There is something about the Olympics that always gets to me. Like the pull of the planets around the sun that marks the changing of the seasons or the spin of the Earth that regularly turns day to night, the arrival of the Olympic Games—the winter version followed inevitably by the summer—offers the assurance of a rational rhythm in the order of things. And here they are again. This time just up the road in Vancouver, B.C. You can almost hear the hiss and whoosh of ski on snow, blade on ice, right here in Tacoma.

But the Olympics' allure resides in much more than its status as a spectacle or sign of eternal return. It is in the compelling stories of the athletes engaged in what the Greeks called the agon, individuals, and teams from around the world who strive beyond all limits to reach a goal, who see a record as a thing to be broken, an obstacle as a challenge, a mountain as a thing to be mastered.

Don’t worry; I won’t get all misty-eyed on you. All of us have seen the Olympic ideal of a planet united in sport overshadowed by subplots of politics and economics, and commercialism. I am old enough to remember the raised fists of Mexico City, the mayhem of Munich, and Moscow's boycott. And no one could help but note in the recent summer Olympics a daunting political statement by China as well as a display of national pride and hospitality. No wonder that more than a half-century ago, the great novelist and essayist George Orwell referred to a serious sport like the Olympics as nothing less than “war minus the shooting.”

The fact is that even at their founding in ancient Greece, the Olympics were political. They then took place during a time of truce declared specifically for the games. Scholars tell us that such a declaration was necessary because there were so many wars constantly being waged in the Greek world at any given time. That’s why the athletes (from the word athlos, meaning “misery”) engaged with such fervor in those agons (as in “agony”): The spear throwing, chariot races, boxing, and wrestling matches sometimes involved, in the games just as in war, fights to the death. The pankration was a favorite event in the ancient Olympics; hand-to-hand combat translated as “total force” because it was a contest without rules. Even the marathon, seemingly the most pacific of all events, was, so goes the legend, created after a soldier ran 26 miles from the coastal Greek town of Marathon to Athens to report a great victory in battle. Once the messenger delivered the news, he died from exhaustion: War minus the shooting.

OK, but even with the somewhat less death-defying modern-day political intrigue surrounding the selection of Olympic sites, the inconsistency in the enforcement of rules, the rumors of doping, and the suspect mysteries of judging and scoring, there is still nothing more thrilling than some of the moments the Olympics deliver us: Who could forget Phelps’ incredible performance in the “Cube” in Beijing, defying even our own eyes as he willed his way through the water and touched the edge of the pool before his opponent a record eight times? There were so many other inspiring performances, and many more still will occur in Vancouver in the coming weeks.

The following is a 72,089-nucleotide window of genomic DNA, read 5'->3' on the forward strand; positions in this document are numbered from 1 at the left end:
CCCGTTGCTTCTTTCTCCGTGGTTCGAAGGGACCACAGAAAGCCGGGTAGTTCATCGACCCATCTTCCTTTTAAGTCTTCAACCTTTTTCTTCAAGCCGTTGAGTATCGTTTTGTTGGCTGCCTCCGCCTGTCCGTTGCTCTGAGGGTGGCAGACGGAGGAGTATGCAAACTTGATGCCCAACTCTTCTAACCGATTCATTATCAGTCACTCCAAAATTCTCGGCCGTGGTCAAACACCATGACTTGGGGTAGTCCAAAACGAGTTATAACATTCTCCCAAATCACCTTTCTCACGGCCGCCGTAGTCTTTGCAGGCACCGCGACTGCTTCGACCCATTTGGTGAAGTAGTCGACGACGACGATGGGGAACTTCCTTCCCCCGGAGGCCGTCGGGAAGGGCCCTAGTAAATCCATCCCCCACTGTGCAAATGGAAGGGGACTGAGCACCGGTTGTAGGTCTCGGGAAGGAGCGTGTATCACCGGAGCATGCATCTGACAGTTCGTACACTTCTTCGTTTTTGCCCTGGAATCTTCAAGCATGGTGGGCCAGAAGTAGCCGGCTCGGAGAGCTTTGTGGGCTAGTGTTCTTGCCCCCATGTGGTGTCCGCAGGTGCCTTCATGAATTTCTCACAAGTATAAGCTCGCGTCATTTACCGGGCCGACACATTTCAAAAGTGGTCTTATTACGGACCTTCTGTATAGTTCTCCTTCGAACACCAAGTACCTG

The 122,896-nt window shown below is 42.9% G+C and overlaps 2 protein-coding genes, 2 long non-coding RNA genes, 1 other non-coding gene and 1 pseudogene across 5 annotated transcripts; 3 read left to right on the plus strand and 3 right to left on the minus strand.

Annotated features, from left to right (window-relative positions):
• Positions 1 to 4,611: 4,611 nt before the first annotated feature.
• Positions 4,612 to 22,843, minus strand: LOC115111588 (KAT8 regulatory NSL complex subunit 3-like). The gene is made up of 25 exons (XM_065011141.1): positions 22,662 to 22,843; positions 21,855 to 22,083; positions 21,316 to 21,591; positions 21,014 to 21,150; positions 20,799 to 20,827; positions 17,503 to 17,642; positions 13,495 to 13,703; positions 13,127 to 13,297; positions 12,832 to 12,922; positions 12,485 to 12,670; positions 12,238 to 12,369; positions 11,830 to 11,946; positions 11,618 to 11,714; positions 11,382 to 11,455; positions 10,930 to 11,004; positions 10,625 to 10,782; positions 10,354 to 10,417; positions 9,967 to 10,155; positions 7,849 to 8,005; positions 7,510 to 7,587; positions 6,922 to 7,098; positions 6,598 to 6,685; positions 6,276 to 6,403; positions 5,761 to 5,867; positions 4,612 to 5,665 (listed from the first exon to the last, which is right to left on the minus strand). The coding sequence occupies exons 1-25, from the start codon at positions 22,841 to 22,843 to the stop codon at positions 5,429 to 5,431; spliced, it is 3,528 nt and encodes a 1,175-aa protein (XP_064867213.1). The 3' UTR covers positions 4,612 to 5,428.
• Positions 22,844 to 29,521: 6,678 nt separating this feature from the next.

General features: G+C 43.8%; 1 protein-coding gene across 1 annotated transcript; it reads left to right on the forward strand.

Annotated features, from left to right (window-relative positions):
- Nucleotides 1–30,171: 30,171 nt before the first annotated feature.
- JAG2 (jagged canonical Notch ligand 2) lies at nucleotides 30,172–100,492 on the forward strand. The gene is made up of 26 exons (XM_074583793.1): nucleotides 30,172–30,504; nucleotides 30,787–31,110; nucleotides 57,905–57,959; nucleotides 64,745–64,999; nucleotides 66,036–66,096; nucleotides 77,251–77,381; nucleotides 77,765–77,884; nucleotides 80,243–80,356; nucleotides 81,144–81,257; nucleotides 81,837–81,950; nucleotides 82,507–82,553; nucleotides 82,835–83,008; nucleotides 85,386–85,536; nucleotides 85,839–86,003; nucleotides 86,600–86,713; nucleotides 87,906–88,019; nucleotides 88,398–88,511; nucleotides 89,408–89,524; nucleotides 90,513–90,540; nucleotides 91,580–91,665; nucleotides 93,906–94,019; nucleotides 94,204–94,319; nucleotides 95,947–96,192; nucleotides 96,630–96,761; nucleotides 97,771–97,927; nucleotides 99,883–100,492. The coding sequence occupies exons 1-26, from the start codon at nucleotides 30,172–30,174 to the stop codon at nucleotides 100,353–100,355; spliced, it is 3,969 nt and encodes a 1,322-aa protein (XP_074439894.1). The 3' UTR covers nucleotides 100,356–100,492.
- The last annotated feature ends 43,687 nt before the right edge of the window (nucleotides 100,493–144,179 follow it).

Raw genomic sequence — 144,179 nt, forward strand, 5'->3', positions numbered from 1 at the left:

We are promised that will be the case in this issue of Arches by Greg Groggel ’06. Greg’s interest in the Olympics began as a young man, long before he came to campus. That interest became a discipline and was shaped into a calling at Puget Sound due to Greg’s training in the international political economy combined with his talent in photography. And it then became an expert, thanks to the internships Greg secured here as a student and the Watson Fellowship he was awarded that took him around the world after graduation to chronicle the political and economic impact of Olympic sites. Next, he won an Emmy for his coverage of the Beijing Olympics, and now he’s on staff with NBC in Vancouver. When I think of Greg’s story, it excites me as much as the Olympic Games do, and it calls to mind the dedication and devotion of an Olympic athlete busting barriers and earning medals.

So do the commitment and talent-focused by a team of faculty members upon an ancient mystery of astronomy and a seemingly insoluble puzzle of classical history. There is a story about that in this issue, too. It’s centered, fittingly, on a device from ancient Greece with a name that sounds like an Olympic event itself—the Antikythera. Professors Jim Evans and Alan Thorndike are discovering how the Olympic Games inventors also invented the elaborate machine to trace the movement of stars and planets and created for that purpose the intricate time machine that has taken decades for scholars to understand fully. Alan and Jim built a machine model against all odds, and they are breaking through the barriers of knowledge about it, challenging old assumptions.

For my money, Greg and Jim and Alan are champions in their own right. Absolutely Olympic. And even more than the games, they inspire in me a sense of the rhythm of a pretty spectacular order of things here at Puget Sound. While I’m being amazed by the blurs of speed on the giant slalom at Whistler and the intricate carvings of grace by the speed skaters and figure skaters in the rinks of Vancouver, I’ll be thinking of them, too, and the other stories that seem so plentiful around here—stories of people with determination and skill insistently defying the odds.